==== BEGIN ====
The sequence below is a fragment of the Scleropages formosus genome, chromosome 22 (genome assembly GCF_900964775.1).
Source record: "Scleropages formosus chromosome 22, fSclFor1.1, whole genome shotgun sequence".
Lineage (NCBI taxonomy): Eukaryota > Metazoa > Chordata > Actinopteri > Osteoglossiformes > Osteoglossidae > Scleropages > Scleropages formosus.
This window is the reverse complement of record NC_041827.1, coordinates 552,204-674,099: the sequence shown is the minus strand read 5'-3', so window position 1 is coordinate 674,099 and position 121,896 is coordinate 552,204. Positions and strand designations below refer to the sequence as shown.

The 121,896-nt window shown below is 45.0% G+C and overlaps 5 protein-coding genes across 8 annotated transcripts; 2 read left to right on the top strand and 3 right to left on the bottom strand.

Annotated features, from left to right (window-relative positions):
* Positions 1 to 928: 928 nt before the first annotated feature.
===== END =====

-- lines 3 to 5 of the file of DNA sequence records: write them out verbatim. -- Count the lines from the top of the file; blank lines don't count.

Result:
Lineage (NCBI taxonomy): Eukaryota > Metazoa > Chordata > Actinopteri > Osteoglossiformes > Osteoglossidae > Scleropages > Scleropages formosus.
This window is the reverse complement of record NC_041827.1, coordinates 552,204-674,099: the sequence shown is the minus strand read 5'-3', so window position 1 is coordinate 674,099 and position 121,896 is coordinate 552,204. Positions and strand designations below refer to the sequence as shown.

The 121,896-nt window shown below is 45.0% G+C and overlaps 5 protein-coding genes across 8 annotated transcripts; 2 read left to right on the top strand and 3 right to left on the bottom strand.